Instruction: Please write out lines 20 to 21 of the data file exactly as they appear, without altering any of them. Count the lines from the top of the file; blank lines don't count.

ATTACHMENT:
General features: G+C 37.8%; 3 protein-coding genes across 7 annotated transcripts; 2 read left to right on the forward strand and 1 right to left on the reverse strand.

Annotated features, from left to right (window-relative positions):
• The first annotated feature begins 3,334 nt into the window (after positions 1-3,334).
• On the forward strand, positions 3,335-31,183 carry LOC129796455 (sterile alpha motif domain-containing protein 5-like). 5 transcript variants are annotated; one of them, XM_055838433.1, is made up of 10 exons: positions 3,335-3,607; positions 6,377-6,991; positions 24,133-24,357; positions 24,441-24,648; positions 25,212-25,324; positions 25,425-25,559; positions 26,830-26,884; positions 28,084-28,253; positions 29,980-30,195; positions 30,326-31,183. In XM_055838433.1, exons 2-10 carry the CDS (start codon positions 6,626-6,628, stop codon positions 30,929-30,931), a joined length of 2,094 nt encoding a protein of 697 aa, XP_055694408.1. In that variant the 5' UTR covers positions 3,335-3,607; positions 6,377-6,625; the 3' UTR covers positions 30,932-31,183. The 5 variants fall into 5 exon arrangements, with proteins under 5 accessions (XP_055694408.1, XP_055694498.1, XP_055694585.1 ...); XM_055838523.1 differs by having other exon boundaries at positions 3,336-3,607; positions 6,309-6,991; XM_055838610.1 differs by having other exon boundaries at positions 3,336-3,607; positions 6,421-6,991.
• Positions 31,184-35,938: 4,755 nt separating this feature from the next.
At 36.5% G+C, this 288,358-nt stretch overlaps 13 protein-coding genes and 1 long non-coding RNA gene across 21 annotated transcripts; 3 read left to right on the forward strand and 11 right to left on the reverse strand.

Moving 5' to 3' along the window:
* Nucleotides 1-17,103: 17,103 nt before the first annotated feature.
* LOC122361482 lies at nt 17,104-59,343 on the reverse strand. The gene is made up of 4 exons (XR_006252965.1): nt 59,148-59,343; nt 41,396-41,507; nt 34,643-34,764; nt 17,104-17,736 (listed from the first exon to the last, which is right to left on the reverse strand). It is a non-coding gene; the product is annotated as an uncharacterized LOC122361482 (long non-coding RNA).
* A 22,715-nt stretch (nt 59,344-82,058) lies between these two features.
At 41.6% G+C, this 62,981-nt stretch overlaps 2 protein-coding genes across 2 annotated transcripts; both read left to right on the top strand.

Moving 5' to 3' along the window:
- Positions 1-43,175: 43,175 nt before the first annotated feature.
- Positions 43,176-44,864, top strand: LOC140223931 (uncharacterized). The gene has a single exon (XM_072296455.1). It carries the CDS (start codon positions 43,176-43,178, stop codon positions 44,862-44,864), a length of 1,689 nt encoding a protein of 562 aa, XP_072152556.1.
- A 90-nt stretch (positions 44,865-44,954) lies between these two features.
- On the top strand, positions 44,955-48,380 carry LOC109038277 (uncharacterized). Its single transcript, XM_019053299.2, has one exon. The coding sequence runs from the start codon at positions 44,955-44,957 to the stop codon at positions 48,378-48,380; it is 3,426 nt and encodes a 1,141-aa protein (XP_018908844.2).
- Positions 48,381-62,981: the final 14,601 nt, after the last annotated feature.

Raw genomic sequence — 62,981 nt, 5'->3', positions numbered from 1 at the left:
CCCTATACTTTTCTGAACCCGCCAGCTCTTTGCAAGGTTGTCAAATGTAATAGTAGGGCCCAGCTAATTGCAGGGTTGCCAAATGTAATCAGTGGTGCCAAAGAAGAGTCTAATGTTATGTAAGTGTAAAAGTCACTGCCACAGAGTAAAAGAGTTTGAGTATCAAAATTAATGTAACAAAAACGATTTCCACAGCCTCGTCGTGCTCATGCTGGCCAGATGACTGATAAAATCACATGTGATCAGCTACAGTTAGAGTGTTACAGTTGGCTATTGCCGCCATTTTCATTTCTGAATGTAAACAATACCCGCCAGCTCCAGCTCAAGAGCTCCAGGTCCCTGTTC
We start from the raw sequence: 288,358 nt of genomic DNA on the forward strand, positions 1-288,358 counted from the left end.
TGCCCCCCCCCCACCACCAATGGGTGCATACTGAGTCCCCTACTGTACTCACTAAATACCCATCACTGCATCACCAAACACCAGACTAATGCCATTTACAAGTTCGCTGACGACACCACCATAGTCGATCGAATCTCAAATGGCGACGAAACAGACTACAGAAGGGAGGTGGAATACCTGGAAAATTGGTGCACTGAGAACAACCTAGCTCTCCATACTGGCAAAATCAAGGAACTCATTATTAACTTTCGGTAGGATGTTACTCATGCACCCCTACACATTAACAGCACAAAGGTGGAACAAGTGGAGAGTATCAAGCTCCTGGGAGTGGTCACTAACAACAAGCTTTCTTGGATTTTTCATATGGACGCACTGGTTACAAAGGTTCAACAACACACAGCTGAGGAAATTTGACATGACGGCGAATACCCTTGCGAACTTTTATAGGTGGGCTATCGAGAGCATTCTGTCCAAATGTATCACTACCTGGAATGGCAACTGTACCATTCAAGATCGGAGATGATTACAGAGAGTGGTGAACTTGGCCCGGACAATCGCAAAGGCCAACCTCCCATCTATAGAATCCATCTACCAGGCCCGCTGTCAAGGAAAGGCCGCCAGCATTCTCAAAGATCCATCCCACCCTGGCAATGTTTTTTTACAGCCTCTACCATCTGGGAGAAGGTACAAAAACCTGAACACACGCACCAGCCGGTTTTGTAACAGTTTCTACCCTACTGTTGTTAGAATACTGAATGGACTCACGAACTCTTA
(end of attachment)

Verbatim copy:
We start from the raw sequence: 288,358 nt of genomic DNA on the forward strand, positions 1-288,358 counted from the left end.
TGCCCCCCCCCCACCACCAATGGGTGCATACTGAGTCCCCTACTGTACTCACTAAATACCCATCACTGCATCACCAAACACCAGACTAATGCCATTTACAAGTTCGCTGACGACACCACCATAGTCGATCGAATCTCAAATGGCGACGAAACAGACTACAGAAGGGAGGTGGAATACCTGGAAAATTGGTGCACTGAGAACAACCTAGCTCTCCATACTGGCAAAATCAAGGAACTCATTATTAACTTTCGGTAGGATGTTACTCATGCACCCCTACACATTAACAGCACAAAGGTGGAACAAGTGGAGAGTATCAAGCTCCTGGGAGTGGTCACTAACAACAAGCTTTCTTGGATTTTTCATATGGACGCACTGGTTACAAAGGTTCAACAACACACAGCTGAGGAAATTTGACATGACGGCGAATACCCTTGCGAACTTTTATAGGTGGGCTATCGAGAGCATTCTGTCCAAATGTATCACTACCTGGAATGGCAACTGTACCATTCAAGATCGGAGATGATTACAGAGAGTGGTGAACTTGGCCCGGACAATCGCAAAGGCCAACCTCCCATCTATAGAATCCATCTACCAGGCCCGCTGTCAAGGAAAGGCCGCCAGCATTCTCAAAGATCCATCCCACCCTGGCAATGTTTTTTTACAGCCTCTACCATCTGGGAGAAGGTACAAAAACCTGAACACACGCACCAGCCGGTTTTGTAACAGTTTCTACCCTACTGTTGTTAGAATACTGAATGGACTCACGAACTCTTA